Hot Science Experiments Posts

How To: Make Your Own Homemade Glow Sticks

Glow sticks, a popular favor at parties and outdoor events, and a must-have on Halloween, can be traced back to the United States Navy in the mid-1960s. The military desired improved visibility during night operations, and glow sticks, with their small-size portability and lack of batteries, were a perfect tactical solution.

Classic Chemistry: Colorize Colorless Liquids with "Black" Magic, AKA the Iodine Clock Reaction

Want to make boring old colorless water brighten up on command? Well, you can control the color of water with this little magic trick. Actually, it's not really magic, but a classic science experiment known commonly as the iodine clock reaction, which uses the reactions between water and chemicals to instantly colorize water, seemingly by command. You can use different colorless chemicals to produce different colors, and you can even make the color vanish to make the water clear again.

How To: Make boric acid from borax

This is a video tutorial in the Education category where you are going to learn how to make boric acid from borax. For this experiment you will need borax (disodium tetra borate) and conc. hydrochloric acid. Take 25 ml of hydrochloric acid and dilute it with 75 ml of water. Next take 6 - 7 gms of borax and dissolve it in boiling water. Now add equal amount of hydrochloric acid. Crystals of boric acid will start forming. They are completely insoluble in cold water. After about half an hour, fi...

How To: Make a permanent, reusable glow stick

Make a reusable glow stick, glow-in-the-dark-style! Imagine, you'll never have to buy one of those ChemLite's again, because you can reuse this homemade glow stick over and over again. This video tutorial will show you how to make a permanent, reusable glow stick. The materials in this experiment are simple: epoxy resin, straw, and some phosphor powder.

How To: There's Metal Hiding in Your Pepto-Bismol and Here's How You Extract It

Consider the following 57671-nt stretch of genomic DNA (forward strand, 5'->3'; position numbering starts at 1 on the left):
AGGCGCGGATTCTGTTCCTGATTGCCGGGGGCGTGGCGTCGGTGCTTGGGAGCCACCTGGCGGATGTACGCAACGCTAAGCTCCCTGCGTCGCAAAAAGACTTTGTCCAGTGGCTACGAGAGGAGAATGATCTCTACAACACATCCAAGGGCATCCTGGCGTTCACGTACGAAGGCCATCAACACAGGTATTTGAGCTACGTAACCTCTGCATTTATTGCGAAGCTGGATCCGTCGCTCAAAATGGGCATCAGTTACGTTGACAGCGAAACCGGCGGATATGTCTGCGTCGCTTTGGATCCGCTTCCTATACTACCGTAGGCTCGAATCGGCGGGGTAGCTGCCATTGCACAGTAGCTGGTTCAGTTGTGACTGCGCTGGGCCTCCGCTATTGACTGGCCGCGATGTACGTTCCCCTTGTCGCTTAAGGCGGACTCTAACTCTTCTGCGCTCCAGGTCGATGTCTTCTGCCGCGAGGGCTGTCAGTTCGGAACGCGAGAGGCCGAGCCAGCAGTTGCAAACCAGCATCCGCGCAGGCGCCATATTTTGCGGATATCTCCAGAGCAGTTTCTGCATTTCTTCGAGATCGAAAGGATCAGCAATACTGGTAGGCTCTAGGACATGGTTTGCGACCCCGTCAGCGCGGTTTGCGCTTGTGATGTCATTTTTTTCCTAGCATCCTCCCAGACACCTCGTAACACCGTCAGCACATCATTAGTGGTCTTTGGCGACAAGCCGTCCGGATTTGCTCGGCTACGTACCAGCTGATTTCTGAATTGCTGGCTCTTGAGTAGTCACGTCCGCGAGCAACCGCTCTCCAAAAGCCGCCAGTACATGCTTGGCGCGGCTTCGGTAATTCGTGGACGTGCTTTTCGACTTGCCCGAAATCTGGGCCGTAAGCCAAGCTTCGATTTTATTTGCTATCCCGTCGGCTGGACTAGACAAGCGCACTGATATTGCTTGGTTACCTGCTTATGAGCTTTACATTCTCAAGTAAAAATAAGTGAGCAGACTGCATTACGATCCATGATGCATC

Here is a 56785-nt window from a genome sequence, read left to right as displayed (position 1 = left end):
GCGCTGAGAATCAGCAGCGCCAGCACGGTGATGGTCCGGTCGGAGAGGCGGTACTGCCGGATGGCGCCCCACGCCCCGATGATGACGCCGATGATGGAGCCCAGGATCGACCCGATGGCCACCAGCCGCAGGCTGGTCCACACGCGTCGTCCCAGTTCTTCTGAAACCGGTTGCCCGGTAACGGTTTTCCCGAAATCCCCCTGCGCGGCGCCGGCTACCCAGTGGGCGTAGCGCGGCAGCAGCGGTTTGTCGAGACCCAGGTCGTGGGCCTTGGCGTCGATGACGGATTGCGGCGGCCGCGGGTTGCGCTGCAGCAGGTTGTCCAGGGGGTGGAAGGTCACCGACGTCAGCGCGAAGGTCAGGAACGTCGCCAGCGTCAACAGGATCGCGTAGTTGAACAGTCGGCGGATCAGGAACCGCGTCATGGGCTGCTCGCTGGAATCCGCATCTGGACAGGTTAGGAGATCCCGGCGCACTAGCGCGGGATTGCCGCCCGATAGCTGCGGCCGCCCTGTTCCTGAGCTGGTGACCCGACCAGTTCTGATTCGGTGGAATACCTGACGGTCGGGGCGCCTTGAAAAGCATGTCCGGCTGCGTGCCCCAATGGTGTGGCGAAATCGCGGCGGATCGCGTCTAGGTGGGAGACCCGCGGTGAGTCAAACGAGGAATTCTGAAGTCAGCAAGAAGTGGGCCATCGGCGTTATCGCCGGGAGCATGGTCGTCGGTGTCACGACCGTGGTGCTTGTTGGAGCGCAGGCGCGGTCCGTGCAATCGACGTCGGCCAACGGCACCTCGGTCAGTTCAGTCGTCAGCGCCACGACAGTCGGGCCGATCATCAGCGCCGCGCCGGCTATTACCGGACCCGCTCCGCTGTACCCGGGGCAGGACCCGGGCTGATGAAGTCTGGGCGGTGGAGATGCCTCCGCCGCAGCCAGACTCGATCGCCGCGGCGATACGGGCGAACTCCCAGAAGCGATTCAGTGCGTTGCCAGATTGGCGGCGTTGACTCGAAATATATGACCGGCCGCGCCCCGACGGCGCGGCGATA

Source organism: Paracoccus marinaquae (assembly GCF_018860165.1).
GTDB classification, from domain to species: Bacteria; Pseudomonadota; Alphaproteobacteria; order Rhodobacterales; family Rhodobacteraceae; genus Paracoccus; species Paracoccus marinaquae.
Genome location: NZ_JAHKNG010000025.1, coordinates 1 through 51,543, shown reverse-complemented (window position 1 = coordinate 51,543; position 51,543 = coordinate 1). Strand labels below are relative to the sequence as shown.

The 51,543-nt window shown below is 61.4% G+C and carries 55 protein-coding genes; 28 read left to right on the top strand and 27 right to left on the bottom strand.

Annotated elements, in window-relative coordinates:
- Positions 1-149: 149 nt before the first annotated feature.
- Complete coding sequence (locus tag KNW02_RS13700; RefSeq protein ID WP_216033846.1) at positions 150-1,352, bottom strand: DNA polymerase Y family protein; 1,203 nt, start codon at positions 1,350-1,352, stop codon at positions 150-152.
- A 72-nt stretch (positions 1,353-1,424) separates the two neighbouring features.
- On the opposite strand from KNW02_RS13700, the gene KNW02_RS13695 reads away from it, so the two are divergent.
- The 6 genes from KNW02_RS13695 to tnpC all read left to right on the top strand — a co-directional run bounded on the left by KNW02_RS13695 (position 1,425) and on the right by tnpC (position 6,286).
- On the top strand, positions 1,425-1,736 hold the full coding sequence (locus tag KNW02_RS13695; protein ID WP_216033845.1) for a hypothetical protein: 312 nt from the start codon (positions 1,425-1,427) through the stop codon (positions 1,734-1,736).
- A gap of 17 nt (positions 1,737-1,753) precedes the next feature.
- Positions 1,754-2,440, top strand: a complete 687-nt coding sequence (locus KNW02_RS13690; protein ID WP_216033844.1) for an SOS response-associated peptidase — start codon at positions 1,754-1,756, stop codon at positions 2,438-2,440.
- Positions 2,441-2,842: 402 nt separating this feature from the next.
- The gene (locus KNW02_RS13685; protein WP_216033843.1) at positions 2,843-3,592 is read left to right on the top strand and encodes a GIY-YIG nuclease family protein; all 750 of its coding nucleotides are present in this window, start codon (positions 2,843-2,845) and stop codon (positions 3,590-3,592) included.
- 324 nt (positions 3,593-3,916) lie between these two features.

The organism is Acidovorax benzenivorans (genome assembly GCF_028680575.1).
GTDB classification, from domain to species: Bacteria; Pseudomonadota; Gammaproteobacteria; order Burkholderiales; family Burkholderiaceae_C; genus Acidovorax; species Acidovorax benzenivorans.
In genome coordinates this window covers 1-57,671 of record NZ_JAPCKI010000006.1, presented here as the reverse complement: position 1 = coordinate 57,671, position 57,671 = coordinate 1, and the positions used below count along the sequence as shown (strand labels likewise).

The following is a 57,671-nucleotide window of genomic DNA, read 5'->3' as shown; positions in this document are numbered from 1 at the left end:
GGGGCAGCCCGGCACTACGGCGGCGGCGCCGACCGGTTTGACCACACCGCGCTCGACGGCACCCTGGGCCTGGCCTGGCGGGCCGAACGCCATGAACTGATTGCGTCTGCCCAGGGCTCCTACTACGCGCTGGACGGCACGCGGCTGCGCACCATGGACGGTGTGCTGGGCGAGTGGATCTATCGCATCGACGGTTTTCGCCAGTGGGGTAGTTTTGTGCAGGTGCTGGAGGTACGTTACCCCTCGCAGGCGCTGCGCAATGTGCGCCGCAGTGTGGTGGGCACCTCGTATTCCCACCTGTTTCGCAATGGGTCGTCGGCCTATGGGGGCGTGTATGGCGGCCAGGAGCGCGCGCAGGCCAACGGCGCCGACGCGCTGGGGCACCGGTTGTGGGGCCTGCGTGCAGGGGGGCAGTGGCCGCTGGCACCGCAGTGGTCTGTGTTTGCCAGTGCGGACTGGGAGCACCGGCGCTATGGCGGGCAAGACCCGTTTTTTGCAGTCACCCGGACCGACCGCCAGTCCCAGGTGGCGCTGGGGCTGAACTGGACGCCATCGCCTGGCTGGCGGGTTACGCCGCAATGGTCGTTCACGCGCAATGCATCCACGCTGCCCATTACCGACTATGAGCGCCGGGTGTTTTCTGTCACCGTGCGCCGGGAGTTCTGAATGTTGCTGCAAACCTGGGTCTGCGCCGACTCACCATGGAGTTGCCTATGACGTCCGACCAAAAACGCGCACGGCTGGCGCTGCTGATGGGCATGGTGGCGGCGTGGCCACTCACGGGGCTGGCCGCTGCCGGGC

Got an upset stomach or a little heartburn? America's favorite pink pill will cure it right up. But did you know that there's actually metal hiding in those chewable Pepto-Bismol tablets? Yes, metal. Technically, it's a poor metal, but metal's metal, right? Well, we do tend to eat a lot of iron in our diets, because it carries oxygen throughout our bodies, so consuming metallic minerals isn't anything abnormal. But you'd never think that Pepto-Bismol is actually made up of metal.

How To: Focus your laser to make it burn

In this video, we learn how to focus your laser to make it burn. The best spot for a laser to burn things is at its focal point. This is where the beam from the laser is at its smallest. If you hold a match in front of the beam, it will light it on fire as soon as it's in front of it. If you put two lasers next to each other going the same direction, it won't be able to burn because the light beam is too large. If you position the lasers so the light is smaller, then they can catch something ...

How To: Build a real lava lamp

This is how to make a near professional grade lava lamp. We did this as a chemistry project. We perfected it in a week. This took many hours to do, as we had to get the density just right. We remade it three times, also. At the very end, we combined all of the wax into a huge flask. And then it blew up.

How To: Isolate the sugar in a can of soda